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Parks v. Newmar Corp.

United States District Court, E.D. Virginia, Richmond Virginia.

October 18, 2019

PATRICK M. PARKS, et al., Plaintiffs,
v.
NEWMAR CORPORATION, Defendant.

          MEMORANDUM OPINION

          ROBERT E. PAYNE SENIOR UNITED STATES DISTRICT JUDGE.

         This matter is before the Court on DEFENDANT NEWMAR CORPORATION'S MOTION TO TRANSFER VENUE TO THE U.S. DISTRICT COURT FOR THE NORTHERN DISTRICT OF INDIANA, SOUTH BEND DIVISION (ECF No. 3} . Having reviewed the motion, the supporting, opposing, and reply briefs, the Court will hold decision on the motion in abeyance and will hold an evidentiary hearing to determine whether there exist extraordinary circumstances of the sort that would warrant disregard of the forum selection clause at issue.

         BACKGROUND

         The Plaintiffs, Mr. and Mrs. Parks, purchased, in Hanover County, Virginia, a new 2018 Newmar Bays tar that was made by Newmar Corporation ("Newmar") and that, according to the Complaint, was defective in several ways. It is alleged that Newmar has been afforded an opportunity to repair the defects but has been unable to do so. As a result, the Plaintiffs filed, in the Circuit Court of Hanover County, Virginia, this action alleging claims for breach of express warranties and for breach of the Magnuson-Moss Warranty Act.

         The purchase contract contained a forum selection clause, to wit:

Purchaser and dealer further agree that the courts (state and federal) located in the State of Indiana have exclusive jurisdiction to resolve any dispute based on any warranty.

         Newmar removed the case to this Court and filed DEFENDANT NEWMAR CORPORATION'S MOTION TO TRANSFER VENUE TO THE U.S. DISTRICT COURT FOR THE NORTHERN DISTRICT OF INDIANA, SOUTH BEND DIVISION (ECF No. 3).

         DISCUSSION

         I. Transfer Motions Under 28 U.S.C. § 1404(a) And Forum-Selection Clauses

         Newmar's motion is brought pursuant to 28 U.S.C. § 1404(a). In the absence of a forum-selection clause, the analysis of such a motion is straightforward. The Court first asks whether the action might have been brought in the transferee forum, and then assesses the transfer in perspective of several factors, including the plaintiff's choice of forum, witness convenience, convenience to the parties, and the interest of justice. Seaman v. IAC/InterActiveCorp, Inc., 2019 WL 1474392, *3-4 (E.D. Va. Apr. 3, 2019); Trs. of the Plumbers & Pipefitters Nat. Pension Fund v. Plumbing Servs., Inc., 791 F.3d 436, 444 (4th Cir. 2015).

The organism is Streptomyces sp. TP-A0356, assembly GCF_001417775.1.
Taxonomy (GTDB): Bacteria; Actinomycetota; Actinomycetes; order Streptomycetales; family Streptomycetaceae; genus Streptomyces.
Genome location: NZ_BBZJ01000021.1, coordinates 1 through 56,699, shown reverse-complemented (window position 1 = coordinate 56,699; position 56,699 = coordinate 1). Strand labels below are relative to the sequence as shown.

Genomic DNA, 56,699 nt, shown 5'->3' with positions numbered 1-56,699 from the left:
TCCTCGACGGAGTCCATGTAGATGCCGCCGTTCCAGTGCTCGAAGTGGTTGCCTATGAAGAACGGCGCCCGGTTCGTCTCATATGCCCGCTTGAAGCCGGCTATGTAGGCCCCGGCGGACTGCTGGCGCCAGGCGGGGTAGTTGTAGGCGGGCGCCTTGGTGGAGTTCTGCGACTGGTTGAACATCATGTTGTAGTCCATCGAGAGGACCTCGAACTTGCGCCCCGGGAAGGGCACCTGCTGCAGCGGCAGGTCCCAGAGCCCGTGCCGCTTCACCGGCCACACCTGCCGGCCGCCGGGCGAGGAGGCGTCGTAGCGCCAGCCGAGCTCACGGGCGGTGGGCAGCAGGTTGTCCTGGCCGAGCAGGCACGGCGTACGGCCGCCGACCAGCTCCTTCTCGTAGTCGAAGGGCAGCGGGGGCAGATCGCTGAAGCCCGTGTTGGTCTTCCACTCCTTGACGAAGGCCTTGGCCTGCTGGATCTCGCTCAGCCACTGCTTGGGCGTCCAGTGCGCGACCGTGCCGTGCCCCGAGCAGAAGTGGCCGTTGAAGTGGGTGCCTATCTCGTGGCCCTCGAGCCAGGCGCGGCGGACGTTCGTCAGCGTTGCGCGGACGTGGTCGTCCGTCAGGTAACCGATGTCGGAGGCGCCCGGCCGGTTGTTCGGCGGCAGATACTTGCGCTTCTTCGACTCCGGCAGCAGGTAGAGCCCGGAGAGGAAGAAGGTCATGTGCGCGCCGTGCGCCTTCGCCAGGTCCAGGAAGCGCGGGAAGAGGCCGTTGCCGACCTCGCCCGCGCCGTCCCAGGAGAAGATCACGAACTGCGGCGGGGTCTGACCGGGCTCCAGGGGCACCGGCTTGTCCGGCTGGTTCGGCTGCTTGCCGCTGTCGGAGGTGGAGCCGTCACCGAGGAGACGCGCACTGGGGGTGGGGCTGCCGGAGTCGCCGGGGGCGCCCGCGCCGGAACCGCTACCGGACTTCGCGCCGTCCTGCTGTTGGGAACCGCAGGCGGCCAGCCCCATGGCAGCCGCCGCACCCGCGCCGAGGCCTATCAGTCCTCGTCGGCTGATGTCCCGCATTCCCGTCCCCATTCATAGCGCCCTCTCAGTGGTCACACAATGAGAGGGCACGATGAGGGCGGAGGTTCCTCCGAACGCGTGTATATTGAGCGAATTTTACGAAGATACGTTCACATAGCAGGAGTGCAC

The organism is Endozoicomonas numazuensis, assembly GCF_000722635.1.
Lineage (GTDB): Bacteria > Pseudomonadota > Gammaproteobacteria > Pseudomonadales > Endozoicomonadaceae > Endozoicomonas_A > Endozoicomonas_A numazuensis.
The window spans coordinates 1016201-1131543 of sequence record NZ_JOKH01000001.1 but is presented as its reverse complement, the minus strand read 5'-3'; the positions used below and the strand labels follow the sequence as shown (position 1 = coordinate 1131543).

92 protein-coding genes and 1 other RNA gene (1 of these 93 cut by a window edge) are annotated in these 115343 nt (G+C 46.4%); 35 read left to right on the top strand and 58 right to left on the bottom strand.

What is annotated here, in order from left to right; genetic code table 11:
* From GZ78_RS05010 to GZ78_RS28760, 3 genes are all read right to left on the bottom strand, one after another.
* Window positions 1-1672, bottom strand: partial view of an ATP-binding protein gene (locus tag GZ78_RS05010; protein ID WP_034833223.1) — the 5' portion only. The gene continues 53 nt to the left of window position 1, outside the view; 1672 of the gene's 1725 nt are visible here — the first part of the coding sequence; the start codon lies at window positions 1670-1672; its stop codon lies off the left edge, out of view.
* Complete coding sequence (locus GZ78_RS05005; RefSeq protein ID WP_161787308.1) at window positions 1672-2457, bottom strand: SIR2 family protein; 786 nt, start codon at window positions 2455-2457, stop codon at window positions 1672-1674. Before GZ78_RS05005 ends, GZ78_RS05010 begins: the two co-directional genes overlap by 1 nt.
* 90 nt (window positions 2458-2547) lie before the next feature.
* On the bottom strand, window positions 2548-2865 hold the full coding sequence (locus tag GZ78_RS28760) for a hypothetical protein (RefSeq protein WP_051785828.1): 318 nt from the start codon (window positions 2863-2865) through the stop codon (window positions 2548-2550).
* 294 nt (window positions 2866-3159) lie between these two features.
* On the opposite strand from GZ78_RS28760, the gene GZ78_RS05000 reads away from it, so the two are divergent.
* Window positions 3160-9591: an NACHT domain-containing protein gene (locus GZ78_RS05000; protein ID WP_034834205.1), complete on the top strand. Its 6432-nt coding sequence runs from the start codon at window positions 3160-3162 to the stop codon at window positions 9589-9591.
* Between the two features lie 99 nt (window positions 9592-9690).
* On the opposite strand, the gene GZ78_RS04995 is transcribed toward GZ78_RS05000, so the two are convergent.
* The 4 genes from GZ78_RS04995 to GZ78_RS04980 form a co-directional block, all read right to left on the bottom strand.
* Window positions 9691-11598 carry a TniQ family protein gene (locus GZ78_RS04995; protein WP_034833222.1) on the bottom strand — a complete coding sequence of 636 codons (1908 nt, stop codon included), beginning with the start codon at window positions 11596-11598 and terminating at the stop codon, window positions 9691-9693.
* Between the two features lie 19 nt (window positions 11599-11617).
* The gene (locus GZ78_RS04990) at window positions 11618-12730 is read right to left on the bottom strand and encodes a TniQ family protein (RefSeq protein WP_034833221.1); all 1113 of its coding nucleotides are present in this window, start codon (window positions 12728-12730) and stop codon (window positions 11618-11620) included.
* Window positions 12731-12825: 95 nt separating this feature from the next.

However, in Atlantic Marine Const. Co. v. United States District Court for the Western District of Texas, et al., 134 S.Ct. 568 (2013), the Supreme Court held that, where there is a "contractually valid forum-selection clause," "[o]nly under extraordinary circumstances unrelated to the convenience of the parties should a § 1404(a) motion be denied." Atlantic Marine, 134 S.Ct. at 581 n.5 (2013) . Said another way, "a valid forum-selection clause [should be] given controlling weight in all but the most exceptional cases." Id. (citation omitted) (alteration in original).

         Thus, where there is a valid forum-selection clause, the typical Section 1404(a) calculus must change in that the Court no longer gives any weight to the plaintiff's choice of forum; the Court no longer considers arguments about the parties' private interests, and may only consider "public-interest factors," which will rarely support denying a transfer motion; and the choice-of-law rules of the contracted-for venue apply. See id. at 581-83. Additionally, although Atlantic Marine involved two sophisticated parties, the Supreme Court has previously enforced forum selection clauses found on the "form passage contracts" between a cruise line and its passengers. See Carnival Cruise Lines, Inc. v. Shute, 499 U.S. 585, 590-95 (1991); see also Garrett v. Gulf Stream Coach Inc., 2009 WL 936297, *2-5 (E.D. Va. Apr. 7, 2009) (granting motion to transfer venue to Indiana in similar factual scenario to this case).

         A. Is Forum Selection Clause "Valid?"

         The Plaintiffs raise two arguments to explain why, in their view, the forum selection clause here is invalid: (1) the forum-selection clause contravenes the public policy of Virginia;[1] and (2) the forum-selection clause is unfair and unreasonable. On the first argument, the Plaintiffs argue that, because Newmar does business in Virginia, it subjects itself to the jurisdiction of Virginia courts and the Commonwealth has an interest in allowing its citizens to litigate disputes here. ECF No. 5 at 2. On the second argument, the Plaintiffs state that enforcement of the forum-selection clause is unfair and ...


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